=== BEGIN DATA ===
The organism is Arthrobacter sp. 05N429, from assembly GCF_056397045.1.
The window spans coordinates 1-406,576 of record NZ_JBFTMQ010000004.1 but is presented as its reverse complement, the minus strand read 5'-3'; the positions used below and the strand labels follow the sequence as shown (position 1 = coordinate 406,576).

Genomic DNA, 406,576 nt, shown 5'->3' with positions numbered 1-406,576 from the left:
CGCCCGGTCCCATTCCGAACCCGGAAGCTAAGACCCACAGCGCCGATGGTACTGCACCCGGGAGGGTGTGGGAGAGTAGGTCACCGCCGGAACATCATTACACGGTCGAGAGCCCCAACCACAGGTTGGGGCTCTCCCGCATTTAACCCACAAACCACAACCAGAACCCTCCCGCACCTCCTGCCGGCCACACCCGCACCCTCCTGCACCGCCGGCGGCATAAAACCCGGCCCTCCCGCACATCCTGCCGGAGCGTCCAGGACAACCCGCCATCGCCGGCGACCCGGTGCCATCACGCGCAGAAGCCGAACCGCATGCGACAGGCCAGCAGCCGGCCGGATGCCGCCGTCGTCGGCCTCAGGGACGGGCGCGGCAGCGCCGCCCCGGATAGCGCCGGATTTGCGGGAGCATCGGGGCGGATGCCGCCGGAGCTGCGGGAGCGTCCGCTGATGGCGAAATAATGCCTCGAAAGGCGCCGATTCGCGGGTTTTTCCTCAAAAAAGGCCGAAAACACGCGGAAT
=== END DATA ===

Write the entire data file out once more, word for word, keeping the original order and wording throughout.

The organism is Arthrobacter sp. 05N429, from assembly GCF_056397045.1.
The window spans coordinates 1-406,576 of record NZ_JBFTMQ010000004.1 but is presented as its reverse complement, the minus strand read 5'-3'; the positions used below and the strand labels follow the sequence as shown (position 1 = coordinate 406,576).

Genomic DNA, 406,576 nt, shown 5'->3' with positions numbered 1-406,576 from the left:
CGCCCGGTCCCATTCCGAACCCGGAAGCTAAGACCCACAGCGCCGATGGTACTGCACCCGGGAGGGTGTGGGAGAGTAGGTCACCGCCGGAACATCATTACACGGTCGAGAGCCCCAACCACAGGTTGGGGCTCTCCCGCATTTAACCCACAAACCACAACCAGAACCCTCCCGCACCTCCTGCCGGCCACACCCGCACCCTCCTGCACCGCCGGCGGCATAAAACCCGGCCCTCCCGCACATCCTGCCGGAGCGTCCAGGACAACCCGCCATCGCCGGCGACCCGGTGCCATCACGCGCAGAAGCCGAACCGCATGCGACAGGCCAGCAGCCGGCCGGATGCCGCCGTCGTCGGCCTCAGGGACGGGCGCGGCAGCGCCGCCCCGGATAGCGCCGGATTTGCGGGAGCATCGGGGCGGATGCCGCCGGAGCTGCGGGAGCGTCCGCTGATGGCGAAATAATGCCTCGAAAGGCGCCGATTCGCGGGTTTTTCCTCAAAAAAGGCCGAAAACACGCGGAAT